Monday, July 13 2020


VN, US work to combat wildlife trafficking

Update: November, 18/2016 - 19:00
Viet Nam News

HÀ NỘI  A wildlife crime reduction project was announced by the US Ambassador to Việt Nam Ted Osius in Hà Nội yesterday.

The US$10 million project was funded by the US Agency for International Development aiming to reduce the impact of wildlife crime on endangered and threatened species.

Implemented from 2016 to 2021, the project is expected to reduce demand for and consumption of wildlife products, improve wildlife law enforcement and harmonise the legal framework for combating wildlife crime in Việt Nam.

The project is part of broader US Government efforts to combat wildlife trafficking which President Obama announced at the ASEAN Summit held in Laos in September.

Việt Nam is a priority country for the US under the Presidential Executive Order and US National Strategy to Combat Wildlife Trafficking.

“We are pleased to work alongside the Government of Việt Nam, national conservation groups and local communities to make a real difference in saving endangered and endemic species in the country,” Ambassador Osius said, announcing the project during a panel discussion on combating wildlife trafficking held in Hà Nội yesterday.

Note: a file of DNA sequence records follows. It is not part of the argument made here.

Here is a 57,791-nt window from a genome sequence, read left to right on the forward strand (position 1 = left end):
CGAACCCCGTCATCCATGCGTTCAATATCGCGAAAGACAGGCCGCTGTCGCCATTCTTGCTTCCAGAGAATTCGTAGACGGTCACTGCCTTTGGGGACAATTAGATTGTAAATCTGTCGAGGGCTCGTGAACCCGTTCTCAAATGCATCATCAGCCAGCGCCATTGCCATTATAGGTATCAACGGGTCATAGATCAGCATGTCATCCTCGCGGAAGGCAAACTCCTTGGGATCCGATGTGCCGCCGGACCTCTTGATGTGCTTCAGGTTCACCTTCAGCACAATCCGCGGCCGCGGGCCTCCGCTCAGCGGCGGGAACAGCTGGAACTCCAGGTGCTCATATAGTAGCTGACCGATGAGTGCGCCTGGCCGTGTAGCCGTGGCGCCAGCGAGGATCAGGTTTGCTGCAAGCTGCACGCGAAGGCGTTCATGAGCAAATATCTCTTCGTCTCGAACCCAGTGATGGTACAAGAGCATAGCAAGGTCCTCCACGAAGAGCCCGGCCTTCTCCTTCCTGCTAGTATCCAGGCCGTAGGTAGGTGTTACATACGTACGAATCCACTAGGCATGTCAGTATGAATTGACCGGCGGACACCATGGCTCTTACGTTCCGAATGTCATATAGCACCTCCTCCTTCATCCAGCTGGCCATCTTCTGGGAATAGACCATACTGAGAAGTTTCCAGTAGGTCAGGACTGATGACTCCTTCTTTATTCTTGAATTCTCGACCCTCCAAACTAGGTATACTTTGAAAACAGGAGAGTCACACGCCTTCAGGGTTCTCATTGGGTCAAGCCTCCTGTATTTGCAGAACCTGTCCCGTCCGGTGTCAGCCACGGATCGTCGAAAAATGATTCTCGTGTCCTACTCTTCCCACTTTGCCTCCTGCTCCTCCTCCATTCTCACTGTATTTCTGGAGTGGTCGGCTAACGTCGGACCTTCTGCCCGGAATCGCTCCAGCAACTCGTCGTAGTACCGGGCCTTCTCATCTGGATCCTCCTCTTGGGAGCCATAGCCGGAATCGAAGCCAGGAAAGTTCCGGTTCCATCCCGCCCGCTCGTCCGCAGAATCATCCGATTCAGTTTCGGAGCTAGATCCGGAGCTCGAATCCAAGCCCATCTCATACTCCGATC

One of the highlights of the project is the integration of technology in tackling wildlife issues.

It is part of efforts to “get the message of combating wildlife trafficking out in a new and different way,” a representative from the US Department of State said.

Some of the initial tactics of the project include video collaboration with Vietnamese subtitles and interactive video games and mobile applications on preserving endangered animals.

Global wildlife crime continues to rise rapidly and has reached crisis levels. According to a 2012 report by the World Wild Fund, the illegal wildlife trade is estimated to be worth at least $19 billion a year.

At current rates, experts predict that the world’s most iconic endangered species, including rhinos, elephants, and tigers, will disappear from the planet within the next decade.  VNS

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